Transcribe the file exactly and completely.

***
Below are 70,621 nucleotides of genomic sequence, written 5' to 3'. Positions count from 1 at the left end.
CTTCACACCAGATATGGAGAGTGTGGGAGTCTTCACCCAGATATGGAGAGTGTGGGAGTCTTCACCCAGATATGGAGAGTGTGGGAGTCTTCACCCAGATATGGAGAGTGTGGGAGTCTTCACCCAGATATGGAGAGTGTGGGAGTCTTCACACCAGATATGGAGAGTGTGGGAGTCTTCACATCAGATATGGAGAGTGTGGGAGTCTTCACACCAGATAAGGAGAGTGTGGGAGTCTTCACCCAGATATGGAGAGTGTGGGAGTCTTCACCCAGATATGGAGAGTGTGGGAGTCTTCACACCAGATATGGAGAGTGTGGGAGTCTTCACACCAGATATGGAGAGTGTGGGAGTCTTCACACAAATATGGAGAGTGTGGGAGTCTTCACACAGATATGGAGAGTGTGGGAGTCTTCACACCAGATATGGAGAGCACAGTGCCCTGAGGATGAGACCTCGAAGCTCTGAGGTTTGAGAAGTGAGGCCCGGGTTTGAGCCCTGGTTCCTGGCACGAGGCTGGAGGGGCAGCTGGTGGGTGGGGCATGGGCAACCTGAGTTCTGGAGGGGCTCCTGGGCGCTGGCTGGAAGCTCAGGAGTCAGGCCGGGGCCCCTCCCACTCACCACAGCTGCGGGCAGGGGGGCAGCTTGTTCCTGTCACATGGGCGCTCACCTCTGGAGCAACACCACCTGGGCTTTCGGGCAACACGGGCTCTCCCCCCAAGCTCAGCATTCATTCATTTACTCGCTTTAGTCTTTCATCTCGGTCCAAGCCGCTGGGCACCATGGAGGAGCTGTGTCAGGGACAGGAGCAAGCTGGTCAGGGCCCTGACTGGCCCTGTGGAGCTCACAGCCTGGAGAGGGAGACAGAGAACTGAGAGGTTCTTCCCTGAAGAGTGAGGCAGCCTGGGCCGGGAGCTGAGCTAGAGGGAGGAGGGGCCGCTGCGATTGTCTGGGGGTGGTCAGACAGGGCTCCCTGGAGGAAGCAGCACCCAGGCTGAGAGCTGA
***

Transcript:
Below are 70,621 nucleotides of genomic sequence, written 5' to 3'. Positions count from 1 at the left end.
CTTCACACCAGATATGGAGAGTGTGGGAGTCTTCACCCAGATATGGAGAGTGTGGGAGTCTTCACCCAGATATGGAGAGTGTGGGAGTCTTCACCCAGATATGGAGAGTGTGGGAGTCTTCACCCAGATATGGAGAGTGTGGGAGTCTTCACACCAGATATGGAGAGTGTGGGAGTCTTCACATCAGATATGGAGAGTGTGGGAGTCTTCACACCAGATAAGGAGAGTGTGGGAGTCTTCACCCAGATATGGAGAGTGTGGGAGTCTTCACCCAGATATGGAGAGTGTGGGAGTCTTCACACCAGATATGGAGAGTGTGGGAGTCTTCACACCAGATATGGAGAGTGTGGGAGTCTTCACACAAATATGGAGAGTGTGGGAGTCTTCACACAGATATGGAGAGTGTGGGAGTCTTCACACCAGATATGGAGAGCACAGTGCCCTGAGGATGAGACCTCGAAGCTCTGAGGTTTGAGAAGTGAGGCCCGGGTTTGAGCCCTGGTTCCTGGCACGAGGCTGGAGGGGCAGCTGGTGGGTGGGGCATGGGCAACCTGAGTTCTGGAGGGGCTCCTGGGCGCTGGCTGGAAGCTCAGGAGTCAGGCCGGGGCCCCTCCCACTCACCACAGCTGCGGGCAGGGGGGCAGCTTGTTCCTGTCACATGGGCGCTCACCTCTGGAGCAACACCACCTGGGCTTTCGGGCAACACGGGCTCTCCCCCCAAGCTCAGCATTCATTCATTTACTCGCTTTAGTCTTTCATCTCGGTCCAAGCCGCTGGGCACCATGGAGGAGCTGTGTCAGGGACAGGAGCAAGCTGGTCAGGGCCCTGACTGGCCCTGTGGAGCTCACAGCCTGGAGAGGGAGACAGAGAACTGAGAGGTTCTTCCCTGAAGAGTGAGGCAGCCTGGGCCGGGAGCTGAGCTAGAGGGAGGAGGGGCCGCTGCGATTGTCTGGGGGTGGTCAGACAGGGCTCCCTGGAGGAAGCAGCACCCAGGCTGAGAGCTGA